As President and Executive Director of Rodgers & Hammerstein: An Imagem Company, Ted Chapin has spearheaded over twenty award-winning Broadway and London revivals, as well as several film and TV movie remakes and numerous recordings. Chapin is past Chairman of the Board of Trustees of the American Theater Wing, and was chairman of the Advisory Committee for New York City Center's Encores! series from its inception. In addition, he serves on the boards of New York City Center, Goodspeed Musicals and New Music USA. He has been a guest lecturer at NYU, Yale, Columbia, Lawrence University and St. Catherine’s College at Oxford. He was a Tony Awards nominator for two seasons, and is currently a member of the Tony Administration Committee. Prior to joining R&H, Chapin served as, among other things, musical director for the National Theatre of the Deaf, Associate Director of the National Theater Institute, and Producer of the Musical Theatre Lab in New York and the Kennedy Center in Washington DC. For three years, Chapin served as Associate to Alan Arkin which included Assistant Director on the original production of Neil Simon’s The Sunshine Boys. By the time he graduated from Connecticut College in 1972, he had amassed more than five years of Broadway credits as production or directorial assistant. In 2003, he turned his observations working as the Production Assistant on the original production of the Stephen Sondheim/Harold Prince musical Follies into an award-winning book, Everything Was Possible: The Birth of the Musical “Follies,” which was published in hardcover by Alfred A. Knopf and in paperback by Applause Books.
James Holmes was Head of Music at Opera North in Leeds 1996-2008, having previously been on the music staff at English National Opera for over twenty years. Now a freelance conductor, accompanist and arranger, alongside his work in opera he has cultivated a lifelong enthusiasm for music theatre - notably Weill and Sondheim – with productions including Street Scene, Mahagonny, Pacific Overtures, Sweeney Todd, Arms and the Cow, Seven Deadly Sins, One Touch of Venus (Opera North), Into The Woods, Songs From A Hotel Bedroom (ROH2), Street Scene (Berlin/arte DVD), I’m A Stranger Here Myself (BBC TV), One Touch of Venus, Down In The Valley. He was Associate Musical Director Carousel (Royal National Theatre), and conducted a widely-praised new production of the same show for Opera North last year. Concert/broadcast work includes appearances with the Halle, CBSO, Montreal Symphony, Norwegian Radio Orchestra, London Sinfonietta, and the LSO with a wide spectrum of performers including Willard White, Sally Burgess , Antony and the Johnsons, and Grizzly Bear. He has been a regular assistant to Simon Rattle at Glyndebourne, the Metropolitan Opera, and the Salzburg and Aix Festivals. He has worked as arranger with leading British singers such as Lesley Garrett and Bryn Terfel both for recordings and concerts (including the BBC ‘Proms’). He was artist in residence for this year’s Kurt Weill Festival in Dessau, and last December joined the Board of Trustees of the Kurt Weill Foundation. Future plans include a new production of The King and I at the Chatelet Theatre in Paris.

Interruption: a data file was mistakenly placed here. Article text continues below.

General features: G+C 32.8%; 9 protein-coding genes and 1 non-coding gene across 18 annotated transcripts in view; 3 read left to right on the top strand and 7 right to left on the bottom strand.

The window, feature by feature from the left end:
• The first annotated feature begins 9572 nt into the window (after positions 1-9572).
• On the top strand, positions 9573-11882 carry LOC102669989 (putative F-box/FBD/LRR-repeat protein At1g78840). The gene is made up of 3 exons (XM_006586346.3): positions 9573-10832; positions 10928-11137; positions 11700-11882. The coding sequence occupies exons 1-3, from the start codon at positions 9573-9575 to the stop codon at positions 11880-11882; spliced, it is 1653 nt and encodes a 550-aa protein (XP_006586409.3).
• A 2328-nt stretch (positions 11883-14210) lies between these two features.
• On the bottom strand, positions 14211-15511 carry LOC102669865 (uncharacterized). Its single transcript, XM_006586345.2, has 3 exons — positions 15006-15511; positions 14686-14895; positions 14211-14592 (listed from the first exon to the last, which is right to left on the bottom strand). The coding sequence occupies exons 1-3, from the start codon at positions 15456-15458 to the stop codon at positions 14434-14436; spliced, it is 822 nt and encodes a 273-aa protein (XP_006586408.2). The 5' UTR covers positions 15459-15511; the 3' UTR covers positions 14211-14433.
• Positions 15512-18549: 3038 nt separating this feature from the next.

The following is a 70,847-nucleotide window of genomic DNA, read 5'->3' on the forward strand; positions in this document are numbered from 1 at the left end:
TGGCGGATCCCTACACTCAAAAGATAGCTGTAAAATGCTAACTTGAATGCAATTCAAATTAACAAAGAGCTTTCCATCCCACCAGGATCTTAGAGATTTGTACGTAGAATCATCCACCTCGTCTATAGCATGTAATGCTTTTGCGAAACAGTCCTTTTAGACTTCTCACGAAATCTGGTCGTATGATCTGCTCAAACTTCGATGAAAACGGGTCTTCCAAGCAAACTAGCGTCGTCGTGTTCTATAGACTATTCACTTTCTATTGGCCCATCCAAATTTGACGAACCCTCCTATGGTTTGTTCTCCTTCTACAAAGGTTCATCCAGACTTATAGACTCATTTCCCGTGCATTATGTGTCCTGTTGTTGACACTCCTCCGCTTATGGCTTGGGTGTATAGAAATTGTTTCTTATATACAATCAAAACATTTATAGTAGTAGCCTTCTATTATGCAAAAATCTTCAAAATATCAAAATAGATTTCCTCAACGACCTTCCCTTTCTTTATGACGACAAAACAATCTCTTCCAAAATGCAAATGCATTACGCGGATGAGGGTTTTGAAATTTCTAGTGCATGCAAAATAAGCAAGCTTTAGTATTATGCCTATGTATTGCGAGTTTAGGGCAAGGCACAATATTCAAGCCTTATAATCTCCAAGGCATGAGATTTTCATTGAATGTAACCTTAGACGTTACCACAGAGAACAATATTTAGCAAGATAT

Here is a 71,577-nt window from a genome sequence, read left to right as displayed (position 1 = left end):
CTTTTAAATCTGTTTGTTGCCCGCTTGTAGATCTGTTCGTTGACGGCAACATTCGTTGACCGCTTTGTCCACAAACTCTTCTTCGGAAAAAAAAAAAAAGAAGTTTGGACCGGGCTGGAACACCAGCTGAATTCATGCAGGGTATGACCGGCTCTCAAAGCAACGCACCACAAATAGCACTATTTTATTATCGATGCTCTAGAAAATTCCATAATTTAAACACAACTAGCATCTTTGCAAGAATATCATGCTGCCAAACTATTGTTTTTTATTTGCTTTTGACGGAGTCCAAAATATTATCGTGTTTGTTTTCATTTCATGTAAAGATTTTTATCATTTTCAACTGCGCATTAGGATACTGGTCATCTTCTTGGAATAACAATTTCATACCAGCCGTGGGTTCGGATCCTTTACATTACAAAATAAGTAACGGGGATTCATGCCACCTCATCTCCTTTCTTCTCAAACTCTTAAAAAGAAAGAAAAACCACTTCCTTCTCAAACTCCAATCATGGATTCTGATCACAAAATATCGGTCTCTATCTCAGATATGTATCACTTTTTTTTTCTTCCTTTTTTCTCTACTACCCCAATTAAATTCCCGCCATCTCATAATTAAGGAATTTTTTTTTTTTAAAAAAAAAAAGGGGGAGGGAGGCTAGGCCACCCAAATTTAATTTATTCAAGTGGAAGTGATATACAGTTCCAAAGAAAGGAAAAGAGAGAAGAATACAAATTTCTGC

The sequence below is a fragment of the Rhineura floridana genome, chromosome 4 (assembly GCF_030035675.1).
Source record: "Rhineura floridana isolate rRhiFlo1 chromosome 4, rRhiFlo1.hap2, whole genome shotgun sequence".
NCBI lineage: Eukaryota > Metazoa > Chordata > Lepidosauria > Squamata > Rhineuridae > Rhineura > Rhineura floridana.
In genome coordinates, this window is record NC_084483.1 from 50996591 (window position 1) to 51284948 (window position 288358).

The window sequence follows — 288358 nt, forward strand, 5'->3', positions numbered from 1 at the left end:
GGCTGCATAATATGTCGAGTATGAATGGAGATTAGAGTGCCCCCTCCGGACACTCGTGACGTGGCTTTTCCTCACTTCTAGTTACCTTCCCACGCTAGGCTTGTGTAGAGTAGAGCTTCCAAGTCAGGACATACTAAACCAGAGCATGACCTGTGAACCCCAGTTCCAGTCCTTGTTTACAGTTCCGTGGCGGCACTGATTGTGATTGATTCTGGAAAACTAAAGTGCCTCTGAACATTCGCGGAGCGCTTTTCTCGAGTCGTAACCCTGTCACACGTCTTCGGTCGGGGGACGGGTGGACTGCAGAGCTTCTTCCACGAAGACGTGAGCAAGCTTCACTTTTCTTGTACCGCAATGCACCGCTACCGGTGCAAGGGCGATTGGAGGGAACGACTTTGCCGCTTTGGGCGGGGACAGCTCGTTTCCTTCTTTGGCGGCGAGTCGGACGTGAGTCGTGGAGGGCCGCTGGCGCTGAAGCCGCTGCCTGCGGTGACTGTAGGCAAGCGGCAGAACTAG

Le Train Bleu is a musical collective formed by conductor and flutist Ransom Wilson. The musicians are among the most exciting young players in New York, and are chosen for their brilliance as well as their expressive qualities. In the 2011-12season they were a resident ensemble at the Galapagos Art Space, where they presented a 3-concert series of new and interesting music. The New York Times said of their recent debut performance: “Under Mr. Wilson’s baton, the Train Bleu ensemble was both incisive and joyous in execution.” They collaborated with the Lar Lubovich Dance Company at the Baryshnikov Arts Center, and recorded their first album. Last season they presented their first New York series concert at DROM, performed at the River to River and Arts and Ideas festivals and joined forces with opera moderne for Viktor Ullman's posthumous masterpiece Der Kaiser von Atlantis. The 2013-14 season brings a week with the Lar Lubovich Dance Company, a Britten anniversary production with opera moderne, and two series concerts at DROM.